In the Ridge Racer series' 15+ years, ithas only deviated twice from the main series, not counting portable iterations. R: Racing Evolution, released in 2003,had a plot and introduced real cars into the series. As good as it was, it didn't feature the series' signature racing and consequently got lost in the shuffle. The second deviation is Ridge Racer Unbounded, which is the most recent entry in the series and is also the subject of this review. This marks one of the few times that a different developer has worked on a Ridge Racer title. Bugbear, known for the FlatOut series, has created something completely different in Ridge Racer Unbounded. Whether or not it was the right call depends mostly on your level of patience.
In an effort to give this entry some meaning, Ridge Racer Unbounded gives us some background. In the metropolis of Shatter Bay, the affluent folks live in the center of the city while the lower class sticks to the underdeveloped outskirts. Tired of the status quo, a racing gang known as the Unbounded, led by a woman named Kara Shindo, fights back with high-speed races. As their newest potential recruit, it's up to you to prove that you belong before you can help them take over the city.
You'll only hear about the story in the opening cut scene and periodically through blurbs in the loading screen. There are no follow-up scenes as you win races, and nothing else in the game reminds you of the story. While it is nice that there was some effort put into a tale, racing titles don't need one, and you'd be forgiven for forgetting the plot.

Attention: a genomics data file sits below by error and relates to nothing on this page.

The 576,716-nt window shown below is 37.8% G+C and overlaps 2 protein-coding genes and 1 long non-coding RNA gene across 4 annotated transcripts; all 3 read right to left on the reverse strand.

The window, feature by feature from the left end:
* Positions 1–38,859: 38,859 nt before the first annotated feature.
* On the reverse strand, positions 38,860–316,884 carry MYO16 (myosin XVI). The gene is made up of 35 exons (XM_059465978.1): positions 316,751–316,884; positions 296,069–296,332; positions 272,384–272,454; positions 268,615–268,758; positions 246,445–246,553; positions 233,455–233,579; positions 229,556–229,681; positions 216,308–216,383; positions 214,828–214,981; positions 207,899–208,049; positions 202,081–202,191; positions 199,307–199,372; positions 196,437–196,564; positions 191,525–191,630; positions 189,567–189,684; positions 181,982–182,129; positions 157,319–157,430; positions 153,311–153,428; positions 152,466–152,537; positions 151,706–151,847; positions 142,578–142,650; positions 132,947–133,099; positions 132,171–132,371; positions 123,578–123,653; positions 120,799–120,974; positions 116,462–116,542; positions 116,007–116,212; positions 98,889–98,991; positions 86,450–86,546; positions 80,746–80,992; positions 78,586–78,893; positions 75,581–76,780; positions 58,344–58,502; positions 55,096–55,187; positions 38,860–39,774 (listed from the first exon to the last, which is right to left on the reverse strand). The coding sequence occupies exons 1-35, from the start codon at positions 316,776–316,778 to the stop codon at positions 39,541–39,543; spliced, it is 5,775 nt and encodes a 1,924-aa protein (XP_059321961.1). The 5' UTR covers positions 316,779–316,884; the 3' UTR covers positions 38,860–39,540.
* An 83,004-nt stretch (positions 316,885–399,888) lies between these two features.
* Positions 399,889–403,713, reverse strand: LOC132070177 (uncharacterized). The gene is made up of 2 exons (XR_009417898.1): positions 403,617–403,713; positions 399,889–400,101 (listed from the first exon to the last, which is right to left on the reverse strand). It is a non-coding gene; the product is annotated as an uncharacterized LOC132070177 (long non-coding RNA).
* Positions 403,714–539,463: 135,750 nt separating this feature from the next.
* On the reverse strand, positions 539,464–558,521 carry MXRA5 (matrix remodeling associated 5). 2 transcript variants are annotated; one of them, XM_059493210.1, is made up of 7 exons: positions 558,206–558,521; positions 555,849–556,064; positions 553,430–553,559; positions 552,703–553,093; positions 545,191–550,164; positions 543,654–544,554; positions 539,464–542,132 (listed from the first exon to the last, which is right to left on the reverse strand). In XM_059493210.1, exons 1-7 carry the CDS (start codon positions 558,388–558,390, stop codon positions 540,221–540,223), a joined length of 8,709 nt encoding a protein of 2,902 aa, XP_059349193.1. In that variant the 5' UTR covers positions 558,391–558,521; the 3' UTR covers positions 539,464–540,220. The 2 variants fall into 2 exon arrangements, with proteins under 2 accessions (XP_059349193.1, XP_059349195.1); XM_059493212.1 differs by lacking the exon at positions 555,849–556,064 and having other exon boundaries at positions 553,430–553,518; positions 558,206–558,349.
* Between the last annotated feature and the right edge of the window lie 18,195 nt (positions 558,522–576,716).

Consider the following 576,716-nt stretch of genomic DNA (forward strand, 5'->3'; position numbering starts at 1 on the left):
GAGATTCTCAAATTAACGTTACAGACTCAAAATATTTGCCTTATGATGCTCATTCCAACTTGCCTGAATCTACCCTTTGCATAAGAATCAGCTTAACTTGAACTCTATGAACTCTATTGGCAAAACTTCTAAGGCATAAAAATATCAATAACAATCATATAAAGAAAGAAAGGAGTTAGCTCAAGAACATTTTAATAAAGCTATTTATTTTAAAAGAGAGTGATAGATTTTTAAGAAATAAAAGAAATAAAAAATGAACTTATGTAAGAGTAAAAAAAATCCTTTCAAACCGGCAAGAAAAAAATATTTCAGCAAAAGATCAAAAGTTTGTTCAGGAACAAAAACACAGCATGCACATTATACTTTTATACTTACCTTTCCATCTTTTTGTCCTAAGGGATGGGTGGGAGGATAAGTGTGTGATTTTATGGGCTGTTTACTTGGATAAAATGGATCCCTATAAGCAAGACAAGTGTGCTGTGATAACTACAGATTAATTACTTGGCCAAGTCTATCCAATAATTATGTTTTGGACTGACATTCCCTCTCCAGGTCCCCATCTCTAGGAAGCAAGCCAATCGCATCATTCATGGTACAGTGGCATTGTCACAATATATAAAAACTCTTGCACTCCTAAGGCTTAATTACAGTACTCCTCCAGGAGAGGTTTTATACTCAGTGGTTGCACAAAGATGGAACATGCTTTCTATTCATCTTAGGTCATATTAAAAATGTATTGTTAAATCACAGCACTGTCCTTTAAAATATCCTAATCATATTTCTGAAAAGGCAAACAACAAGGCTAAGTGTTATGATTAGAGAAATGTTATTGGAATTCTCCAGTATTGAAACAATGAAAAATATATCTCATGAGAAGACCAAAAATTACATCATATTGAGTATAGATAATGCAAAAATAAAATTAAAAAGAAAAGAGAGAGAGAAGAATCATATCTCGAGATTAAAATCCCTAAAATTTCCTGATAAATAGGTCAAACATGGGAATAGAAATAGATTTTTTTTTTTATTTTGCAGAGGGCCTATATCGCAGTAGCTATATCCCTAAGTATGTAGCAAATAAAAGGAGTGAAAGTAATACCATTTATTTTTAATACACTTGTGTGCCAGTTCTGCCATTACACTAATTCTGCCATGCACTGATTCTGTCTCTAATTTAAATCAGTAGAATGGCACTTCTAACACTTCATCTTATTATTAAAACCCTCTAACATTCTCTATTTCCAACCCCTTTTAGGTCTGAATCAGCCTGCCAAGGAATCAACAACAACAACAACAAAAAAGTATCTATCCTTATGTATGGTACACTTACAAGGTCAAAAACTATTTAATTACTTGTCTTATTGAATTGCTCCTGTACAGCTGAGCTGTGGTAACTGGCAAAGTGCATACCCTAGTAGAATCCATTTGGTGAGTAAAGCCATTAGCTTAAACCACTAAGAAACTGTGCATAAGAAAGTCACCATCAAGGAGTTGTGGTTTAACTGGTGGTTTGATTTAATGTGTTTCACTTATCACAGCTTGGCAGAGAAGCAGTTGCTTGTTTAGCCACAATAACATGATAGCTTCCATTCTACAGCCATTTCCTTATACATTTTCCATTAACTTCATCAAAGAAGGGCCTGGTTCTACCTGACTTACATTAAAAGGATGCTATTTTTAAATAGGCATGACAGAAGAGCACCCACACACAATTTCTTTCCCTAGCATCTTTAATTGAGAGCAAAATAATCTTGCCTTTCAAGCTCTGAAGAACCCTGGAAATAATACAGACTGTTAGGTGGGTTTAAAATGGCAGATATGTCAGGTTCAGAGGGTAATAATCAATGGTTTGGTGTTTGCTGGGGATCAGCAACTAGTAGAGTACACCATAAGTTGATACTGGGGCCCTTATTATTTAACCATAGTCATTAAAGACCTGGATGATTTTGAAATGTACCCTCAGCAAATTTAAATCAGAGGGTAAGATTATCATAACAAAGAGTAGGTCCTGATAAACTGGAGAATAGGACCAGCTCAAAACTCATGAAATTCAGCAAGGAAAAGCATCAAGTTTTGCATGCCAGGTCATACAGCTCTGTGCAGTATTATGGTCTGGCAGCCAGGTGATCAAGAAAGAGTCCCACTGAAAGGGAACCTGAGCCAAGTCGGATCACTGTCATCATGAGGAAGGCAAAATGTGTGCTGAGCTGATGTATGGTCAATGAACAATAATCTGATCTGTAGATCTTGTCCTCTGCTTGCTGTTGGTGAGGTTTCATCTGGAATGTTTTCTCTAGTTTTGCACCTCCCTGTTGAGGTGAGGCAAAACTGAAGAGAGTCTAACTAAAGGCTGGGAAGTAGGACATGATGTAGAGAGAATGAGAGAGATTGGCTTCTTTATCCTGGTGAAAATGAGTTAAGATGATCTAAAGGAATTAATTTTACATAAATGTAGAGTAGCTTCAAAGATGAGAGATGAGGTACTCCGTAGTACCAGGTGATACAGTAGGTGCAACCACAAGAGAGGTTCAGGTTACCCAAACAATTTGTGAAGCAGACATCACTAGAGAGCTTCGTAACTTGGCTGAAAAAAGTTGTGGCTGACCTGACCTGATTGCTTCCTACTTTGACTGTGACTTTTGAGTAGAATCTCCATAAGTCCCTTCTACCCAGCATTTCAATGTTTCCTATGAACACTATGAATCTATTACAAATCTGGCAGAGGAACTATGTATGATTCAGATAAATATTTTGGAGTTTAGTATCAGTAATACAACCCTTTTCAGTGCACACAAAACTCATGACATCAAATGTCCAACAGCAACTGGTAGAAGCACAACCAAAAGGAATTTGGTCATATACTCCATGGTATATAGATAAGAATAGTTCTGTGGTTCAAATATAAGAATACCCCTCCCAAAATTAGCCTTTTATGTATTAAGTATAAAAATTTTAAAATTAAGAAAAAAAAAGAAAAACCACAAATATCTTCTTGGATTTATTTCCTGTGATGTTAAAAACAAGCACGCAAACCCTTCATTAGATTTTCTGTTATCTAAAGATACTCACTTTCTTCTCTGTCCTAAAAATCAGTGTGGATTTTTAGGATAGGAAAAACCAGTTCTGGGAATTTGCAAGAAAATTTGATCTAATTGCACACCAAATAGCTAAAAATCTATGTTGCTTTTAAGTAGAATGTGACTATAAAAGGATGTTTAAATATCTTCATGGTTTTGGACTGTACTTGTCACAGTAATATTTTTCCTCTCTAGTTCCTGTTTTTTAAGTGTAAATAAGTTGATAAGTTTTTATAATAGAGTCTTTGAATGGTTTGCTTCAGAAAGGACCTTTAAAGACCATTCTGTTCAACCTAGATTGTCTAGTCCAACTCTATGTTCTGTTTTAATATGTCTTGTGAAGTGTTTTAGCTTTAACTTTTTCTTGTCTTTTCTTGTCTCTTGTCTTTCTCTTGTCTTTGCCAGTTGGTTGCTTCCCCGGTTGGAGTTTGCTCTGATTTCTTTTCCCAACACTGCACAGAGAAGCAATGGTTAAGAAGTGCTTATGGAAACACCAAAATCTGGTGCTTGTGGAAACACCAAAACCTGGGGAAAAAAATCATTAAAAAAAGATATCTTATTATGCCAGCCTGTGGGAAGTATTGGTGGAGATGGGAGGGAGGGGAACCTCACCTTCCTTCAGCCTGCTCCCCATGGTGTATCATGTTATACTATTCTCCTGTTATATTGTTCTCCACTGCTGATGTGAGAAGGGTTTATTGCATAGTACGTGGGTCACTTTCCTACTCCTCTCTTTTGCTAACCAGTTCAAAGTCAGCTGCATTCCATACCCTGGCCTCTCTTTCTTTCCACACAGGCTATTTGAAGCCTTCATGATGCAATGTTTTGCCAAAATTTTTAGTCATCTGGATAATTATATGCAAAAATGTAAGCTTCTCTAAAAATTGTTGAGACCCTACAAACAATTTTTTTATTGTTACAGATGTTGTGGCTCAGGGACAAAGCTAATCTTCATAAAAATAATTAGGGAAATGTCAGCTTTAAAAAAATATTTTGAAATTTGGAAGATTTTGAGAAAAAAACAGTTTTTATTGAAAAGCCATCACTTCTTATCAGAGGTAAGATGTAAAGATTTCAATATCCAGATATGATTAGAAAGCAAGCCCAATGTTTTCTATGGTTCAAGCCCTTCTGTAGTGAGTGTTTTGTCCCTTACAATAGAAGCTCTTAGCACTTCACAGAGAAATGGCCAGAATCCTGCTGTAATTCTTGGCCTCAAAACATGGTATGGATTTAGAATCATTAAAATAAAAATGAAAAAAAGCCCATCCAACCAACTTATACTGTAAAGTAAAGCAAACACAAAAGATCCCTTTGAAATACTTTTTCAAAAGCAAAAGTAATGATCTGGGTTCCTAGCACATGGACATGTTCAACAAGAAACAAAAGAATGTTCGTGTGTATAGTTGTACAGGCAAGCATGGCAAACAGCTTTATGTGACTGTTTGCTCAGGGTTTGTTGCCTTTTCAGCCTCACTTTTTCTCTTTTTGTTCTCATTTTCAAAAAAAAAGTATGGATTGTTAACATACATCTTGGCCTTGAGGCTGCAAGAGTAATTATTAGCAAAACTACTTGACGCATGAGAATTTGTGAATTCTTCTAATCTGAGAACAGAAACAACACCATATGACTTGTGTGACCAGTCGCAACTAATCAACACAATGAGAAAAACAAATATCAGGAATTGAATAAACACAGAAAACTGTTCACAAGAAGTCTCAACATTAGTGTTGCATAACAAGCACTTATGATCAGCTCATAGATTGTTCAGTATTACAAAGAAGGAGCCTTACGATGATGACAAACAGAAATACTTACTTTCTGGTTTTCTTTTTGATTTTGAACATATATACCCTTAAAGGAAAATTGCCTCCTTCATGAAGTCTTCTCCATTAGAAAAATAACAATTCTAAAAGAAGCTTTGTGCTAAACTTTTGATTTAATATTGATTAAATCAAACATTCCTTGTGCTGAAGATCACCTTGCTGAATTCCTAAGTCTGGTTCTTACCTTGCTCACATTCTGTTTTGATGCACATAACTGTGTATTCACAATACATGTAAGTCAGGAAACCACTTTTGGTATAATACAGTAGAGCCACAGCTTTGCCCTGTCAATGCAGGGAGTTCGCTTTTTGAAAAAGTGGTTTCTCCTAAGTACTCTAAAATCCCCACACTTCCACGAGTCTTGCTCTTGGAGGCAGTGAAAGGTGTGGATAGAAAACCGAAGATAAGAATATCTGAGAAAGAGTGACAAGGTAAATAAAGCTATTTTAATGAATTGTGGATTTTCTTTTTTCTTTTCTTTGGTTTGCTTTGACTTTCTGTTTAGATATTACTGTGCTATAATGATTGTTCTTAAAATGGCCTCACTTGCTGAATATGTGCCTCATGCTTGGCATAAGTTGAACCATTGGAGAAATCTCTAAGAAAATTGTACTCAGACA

Veterans will find that some of the series' mechanics are still present in this iteration. Available cars still drive fast and are built to drift around corners. Nitro, now renamed power, is still earned through drifts, catching air from jumps and through drafting opponents, a mechanic introduced in Ridge Racer 7. You can also use it to gain a temporary speed boost against opponents. No matter how well you did in previous races, you'll always start off in either the last position or second-to-last position, just like the older titles did. That's where the similarities end.
The first major change comes from the drift mechanics. With the older titles, the car was lightweight, and drifting was usually initiated with a simple button tap followed by steering in the opposite direction. Drifting became something that even series newcomers could accomplish with little effort. Here, the cars feel much heavier, and the drift button must be held down for a longer period to initiate the drift. Once you get into the drift, controlling it becomes another skill to master as it takes some effort to do it right without crashing into a wall or spinning out of control. Then comes the timing aspect. Initiate a drift too early, and you slow down dramatically; do it too late, and you'll almost always slam against a building. It's a whole new system to learn, and it's made more challenging when you take into account the different car attributes.
The second major change has to do with destruction. Much like Burnout or the developer's FlatOut series, you're encouraged to do anything to ensure that your opponents crash horrifically as you move up in position. Taking a page from Full Auto and Split/Second, the environment also plays a part in the chaos, as you can crash into buildings to create shortcuts or blow up other vehicles so the resulting shockwave takes out the opposition. You can't execute these vehicular takedowns (known as frags) or engage in environmental destruction all of the time. The power meter that governs your nitro boosts also acts as the key to the mayhem. While you might get lucky and frag an opponent while turning a corner, the only guaranteed frag is to activate the boost and then ram your opponent from the side or behind. Regular walls can be destroyed at any time, but trucks and major buildings can only be broken through during a boost, so that throws some strategy into the mix.